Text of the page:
[Bartram] Could there be an interaction with vaccine immunity? Ordinarily the antiviral will slow down replication, but there'll still be proteins on the membrane signalling to the immune system to destroy the infected cell -- the antiviral will allow the immune system to control an infection that might otherwise escalate. However, if the vaccines introduce an immune tolerance to the virus then you'll get the observed results -- the infection is controlled by the anti-viral but infected cells aren't cleared and the infection can continue once the anti-virals are stopped.
[Me] Above, I speculated "Covid vaccines suppressing the innate immune system," but tolerance could be playing a roll. It depends on whether spike is already being MHC-presented, and/or whether it is dominant, when the nsp5-block takes effect. To a certain extent it's axiomatic that the block / pause occurs when the virus still needs more Orf1 polyproteins to be cleaved (otherwise the drug wouldn't affect replication at all), which is why it's safe for me to assume there are still un-cleaved "future" nsp5's [is it also axiomatic that the pause occurs before nsp5 has self-cleaved? it would at least take perfect timing to pause only just when nsp5 has self-cleaved but before it has broken down the rest of the polyprotein, since this moment is akin to combustion]. This "needs more cleaved Orf1" moment may occur before there is much/any subgenomic mRNA translation in which case, nearby immune cells won't see spike, but just bits of Orf1 nsp's.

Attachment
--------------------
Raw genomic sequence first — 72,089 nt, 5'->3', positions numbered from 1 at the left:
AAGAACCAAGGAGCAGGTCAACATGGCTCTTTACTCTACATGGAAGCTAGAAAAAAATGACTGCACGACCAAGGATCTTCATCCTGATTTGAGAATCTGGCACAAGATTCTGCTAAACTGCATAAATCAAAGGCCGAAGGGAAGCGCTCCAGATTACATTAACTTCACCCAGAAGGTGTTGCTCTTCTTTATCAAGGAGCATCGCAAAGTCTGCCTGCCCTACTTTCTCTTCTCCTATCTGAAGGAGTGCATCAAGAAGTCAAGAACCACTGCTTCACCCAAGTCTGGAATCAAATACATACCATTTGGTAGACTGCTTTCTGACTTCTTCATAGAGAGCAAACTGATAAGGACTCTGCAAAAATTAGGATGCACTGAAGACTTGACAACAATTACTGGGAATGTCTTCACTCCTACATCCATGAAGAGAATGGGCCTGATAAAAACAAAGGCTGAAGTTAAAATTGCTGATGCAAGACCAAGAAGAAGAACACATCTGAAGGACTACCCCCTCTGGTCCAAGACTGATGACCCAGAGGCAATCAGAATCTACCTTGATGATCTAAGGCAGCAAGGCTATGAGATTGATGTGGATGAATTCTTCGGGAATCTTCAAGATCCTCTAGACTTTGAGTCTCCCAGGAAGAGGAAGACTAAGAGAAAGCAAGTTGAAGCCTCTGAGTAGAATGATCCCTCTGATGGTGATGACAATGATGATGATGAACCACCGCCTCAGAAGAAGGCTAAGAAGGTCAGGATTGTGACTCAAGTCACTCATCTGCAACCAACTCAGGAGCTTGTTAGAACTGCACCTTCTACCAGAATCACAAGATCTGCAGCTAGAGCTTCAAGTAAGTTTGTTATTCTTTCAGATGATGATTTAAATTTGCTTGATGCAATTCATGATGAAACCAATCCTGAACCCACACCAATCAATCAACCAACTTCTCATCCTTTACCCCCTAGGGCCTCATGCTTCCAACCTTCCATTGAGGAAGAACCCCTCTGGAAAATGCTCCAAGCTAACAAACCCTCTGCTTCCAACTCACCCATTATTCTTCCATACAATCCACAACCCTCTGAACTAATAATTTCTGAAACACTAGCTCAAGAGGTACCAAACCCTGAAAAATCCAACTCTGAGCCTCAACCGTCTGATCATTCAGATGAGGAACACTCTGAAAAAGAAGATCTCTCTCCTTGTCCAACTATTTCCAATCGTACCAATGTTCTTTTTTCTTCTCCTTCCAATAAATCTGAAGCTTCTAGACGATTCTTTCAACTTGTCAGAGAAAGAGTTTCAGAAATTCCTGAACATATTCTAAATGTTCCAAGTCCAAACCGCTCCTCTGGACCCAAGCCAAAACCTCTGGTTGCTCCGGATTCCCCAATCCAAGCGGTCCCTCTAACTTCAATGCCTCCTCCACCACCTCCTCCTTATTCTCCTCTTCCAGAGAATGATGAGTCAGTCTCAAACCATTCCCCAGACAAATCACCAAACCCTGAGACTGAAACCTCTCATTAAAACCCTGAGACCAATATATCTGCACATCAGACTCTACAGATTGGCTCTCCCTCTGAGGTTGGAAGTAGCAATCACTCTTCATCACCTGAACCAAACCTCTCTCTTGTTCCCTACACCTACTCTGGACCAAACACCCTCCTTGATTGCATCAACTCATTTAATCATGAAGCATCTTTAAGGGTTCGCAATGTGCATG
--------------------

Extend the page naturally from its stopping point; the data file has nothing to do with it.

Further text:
For this reason, I would not predict that merely extending the course of Paxlovid beyond 5 days would solve the problem. I am especially pessimistic that “restarting” the course after a return of symptomscan do anything but repeat the first experience, though maybe only in a certain percentage of cases. In fact, it may be just as well to shorten the course, to capture the benefit (against severe outcomes) of the “pause” but allow for a quicker arrival at post-rebound recovery.